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The AFL’s uncomfortable relationship with racism

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Roar Rookie
23rd May, 2019
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1197 Reads

The Sir Doug Nicholls Indigenous Round of the AFL season is fast approaching this weekend.

There will be a great deal of goodwill, reflection and celebration of what Indigenous Australians have brought the game, as well as many wonderful new jumpers.

However, with the upcoming release of two documentaries that will shine light on the Adam Goodes booing saga, it is worth reflecting on some moments the AFL – and large numbers of fans – have got wrong in the recent past.

Scroll through any post on social media about Adam Goodes and you will see plenty of criticism. Comments range from his playing for free kicks, his polarising acceptance speech for winning the Australian of the Year Award in 2014, many references to him being a sook, and of course that incident with the young Collingwood supporter.

Regardless of what led to it, Goodes’ actions at that particular moment were not a good look. Of course, because of that, many in the general public never gave him the freedom to be upset, nor did they try to understand what the insult meant to an Indigenous Australian.

“Suck it up”, they said. “You’re a grown man”.

None of his critics, however, talked about the leadership he showed after the incident, especially the conversation he had with the girl in question.

In Round 9, 2015 – that year’s Indigenous Round – Goodes kicked a goal against Carlton and ran toward a section of Blues fans, performing a dance a young group of Indigenous people had taught him that week. If there had been any ambiguity amongst viewers about his intent, it should have been obliterated when Goodes himself explained in a post-game interview what his dance meant.

Adam Goodes

(Photo by Cameron Spencer/Getty Images)

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At this point, the booing of Goodes was only sporadic.

Goodes was criticised in many quarters, partly for throwing invisible spears in the dance. The message was that we can have Indigenous celebrations, but only if white Australia approves exactly how and when.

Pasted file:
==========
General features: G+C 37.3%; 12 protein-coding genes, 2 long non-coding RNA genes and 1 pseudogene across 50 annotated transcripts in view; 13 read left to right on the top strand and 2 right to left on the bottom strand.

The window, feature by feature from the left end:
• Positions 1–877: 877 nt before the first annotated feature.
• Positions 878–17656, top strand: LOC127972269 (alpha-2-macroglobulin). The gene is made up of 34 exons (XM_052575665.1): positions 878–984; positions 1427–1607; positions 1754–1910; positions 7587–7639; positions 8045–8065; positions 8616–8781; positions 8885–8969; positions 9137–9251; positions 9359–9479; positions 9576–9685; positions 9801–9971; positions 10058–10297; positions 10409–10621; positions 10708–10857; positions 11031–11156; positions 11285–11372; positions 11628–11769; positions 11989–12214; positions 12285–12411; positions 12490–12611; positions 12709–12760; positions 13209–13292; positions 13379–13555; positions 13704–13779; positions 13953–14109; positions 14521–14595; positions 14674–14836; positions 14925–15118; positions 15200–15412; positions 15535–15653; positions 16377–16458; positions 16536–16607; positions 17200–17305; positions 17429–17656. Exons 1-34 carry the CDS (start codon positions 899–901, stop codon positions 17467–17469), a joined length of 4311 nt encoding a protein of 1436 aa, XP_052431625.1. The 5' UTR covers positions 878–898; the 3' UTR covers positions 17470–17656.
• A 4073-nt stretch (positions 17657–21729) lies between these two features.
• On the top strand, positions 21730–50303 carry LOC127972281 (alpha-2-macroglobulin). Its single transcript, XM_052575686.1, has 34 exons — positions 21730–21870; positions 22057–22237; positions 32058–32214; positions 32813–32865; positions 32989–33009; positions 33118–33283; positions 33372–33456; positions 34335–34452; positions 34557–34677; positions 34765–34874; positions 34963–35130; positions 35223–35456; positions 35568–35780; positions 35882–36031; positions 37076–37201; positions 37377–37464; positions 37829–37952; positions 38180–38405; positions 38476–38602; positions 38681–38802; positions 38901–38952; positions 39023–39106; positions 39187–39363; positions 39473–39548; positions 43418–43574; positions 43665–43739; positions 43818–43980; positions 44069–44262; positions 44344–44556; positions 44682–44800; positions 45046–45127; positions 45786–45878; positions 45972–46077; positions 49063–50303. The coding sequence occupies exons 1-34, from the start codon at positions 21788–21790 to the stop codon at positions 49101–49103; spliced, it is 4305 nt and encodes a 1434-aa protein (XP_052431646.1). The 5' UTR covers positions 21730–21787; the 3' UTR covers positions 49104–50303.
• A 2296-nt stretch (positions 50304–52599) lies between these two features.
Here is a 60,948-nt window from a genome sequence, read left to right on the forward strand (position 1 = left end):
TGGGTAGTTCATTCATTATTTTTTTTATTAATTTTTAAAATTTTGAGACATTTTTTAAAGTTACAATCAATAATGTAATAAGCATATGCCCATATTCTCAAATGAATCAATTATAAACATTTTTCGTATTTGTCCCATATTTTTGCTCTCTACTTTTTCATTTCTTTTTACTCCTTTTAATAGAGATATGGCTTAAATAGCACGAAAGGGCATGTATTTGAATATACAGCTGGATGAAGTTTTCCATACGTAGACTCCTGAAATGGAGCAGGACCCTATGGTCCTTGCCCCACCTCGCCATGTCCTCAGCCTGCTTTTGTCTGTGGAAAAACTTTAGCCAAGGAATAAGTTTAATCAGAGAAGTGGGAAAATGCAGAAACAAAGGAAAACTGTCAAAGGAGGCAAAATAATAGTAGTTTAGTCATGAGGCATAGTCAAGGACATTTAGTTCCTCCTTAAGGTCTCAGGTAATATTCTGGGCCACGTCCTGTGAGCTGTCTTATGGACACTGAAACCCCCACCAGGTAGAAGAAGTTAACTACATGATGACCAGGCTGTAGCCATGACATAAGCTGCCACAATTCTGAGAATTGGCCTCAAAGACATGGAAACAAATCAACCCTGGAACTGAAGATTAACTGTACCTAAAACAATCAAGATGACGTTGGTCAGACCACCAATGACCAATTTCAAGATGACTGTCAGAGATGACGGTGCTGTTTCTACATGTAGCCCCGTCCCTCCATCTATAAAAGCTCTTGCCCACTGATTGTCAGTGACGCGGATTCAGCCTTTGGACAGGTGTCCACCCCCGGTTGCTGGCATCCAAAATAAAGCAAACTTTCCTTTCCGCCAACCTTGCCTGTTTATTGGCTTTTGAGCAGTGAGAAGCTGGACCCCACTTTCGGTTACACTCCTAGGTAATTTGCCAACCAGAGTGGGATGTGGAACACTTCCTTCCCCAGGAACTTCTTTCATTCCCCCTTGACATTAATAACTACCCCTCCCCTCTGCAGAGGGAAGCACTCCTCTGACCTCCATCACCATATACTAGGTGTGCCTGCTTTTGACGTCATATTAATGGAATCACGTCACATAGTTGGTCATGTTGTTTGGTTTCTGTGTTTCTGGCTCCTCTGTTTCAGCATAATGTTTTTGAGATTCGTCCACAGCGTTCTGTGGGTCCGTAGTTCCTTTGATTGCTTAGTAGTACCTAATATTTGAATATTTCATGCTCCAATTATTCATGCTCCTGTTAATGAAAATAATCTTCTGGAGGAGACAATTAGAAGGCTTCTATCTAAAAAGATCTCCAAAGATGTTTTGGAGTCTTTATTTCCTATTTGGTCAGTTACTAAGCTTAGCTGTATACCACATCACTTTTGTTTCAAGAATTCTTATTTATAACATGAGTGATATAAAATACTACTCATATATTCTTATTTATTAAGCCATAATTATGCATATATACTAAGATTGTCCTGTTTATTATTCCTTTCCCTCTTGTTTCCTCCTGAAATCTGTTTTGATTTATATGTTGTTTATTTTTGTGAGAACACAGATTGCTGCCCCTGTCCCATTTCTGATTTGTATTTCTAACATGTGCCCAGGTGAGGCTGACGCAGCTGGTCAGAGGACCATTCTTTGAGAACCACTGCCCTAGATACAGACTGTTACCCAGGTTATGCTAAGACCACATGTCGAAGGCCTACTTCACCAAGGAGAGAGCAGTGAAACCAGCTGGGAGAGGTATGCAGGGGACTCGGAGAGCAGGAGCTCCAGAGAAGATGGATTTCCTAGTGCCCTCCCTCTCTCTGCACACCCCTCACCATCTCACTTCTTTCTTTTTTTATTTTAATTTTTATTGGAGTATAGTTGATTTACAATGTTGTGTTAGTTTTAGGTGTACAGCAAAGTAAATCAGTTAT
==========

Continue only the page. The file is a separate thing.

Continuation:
It seems odd that in Indigenous Round, an Indigenous player doing an Indigenous war dance would be told not to.

At that stage, looking back, white Australia was comfortable with Indigenous Round, just so long as they controlled the narrative.

Despite the manipulation of history that has since happened, it was after this moment the booing of Goodes intensified – the exact moment he exited his designated place as a passenger to the narrative, not a contributor to it.

Speaking of controlling the narrative, readers will remember Heritier Lumumba.

Perhaps not? I’ll make it easier then: Harry O’Brien.

His departing speech to Collingwood in 2014 became infamous because he explained that his real name, Heritier Lumumba, meant that he was “gifted”.

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Much like with Adam Goodes, Lumumba’s words and actions were twisted by the public. No one seems to remember that the entirety of his speech was him thanking the Collingwood Football Club for everything they had given him.

This context explains the pride he had in his real name, and that Collingwood had given him such pride.

“No”, so many said. “It’s Harry O’Brien”.

What was an almost impossibly humble speech was manipulated into an arrogant one because, like Goodes, when a black person speaks about their own culture, some of us don’t hear what they say, but decide what they said. The ultimate control of narrative.

Then last year, former Gold Coast Sun Joel Wilkinson made a public statement that he had experienced “gross racism” during his time in the AFL that went well beyond the heckling he received from an opponent in a high-profile incident.

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Despite claiming he had endured rights violations such as “religious vilification and racially motivated sexual harassment”, the general public mocked him as well. He was labelled a liar and a money-seeker.

Like Goodes and Lumumba, the theme was the same. Always judge and criticise, but never listen. The AFL barely mustered a public comment on the topic.

While the AFL braces for the public reaction to the documentaries, many will be bracing for the ugly backlash that will come – like always – when minorities speak about their negative experiences in this country.

Sadly, some fans will air racist views again.

The Indigenous Round is tremendous for its celebration of Indigenous culture. But we must not forget why such a round is necessary in the first place.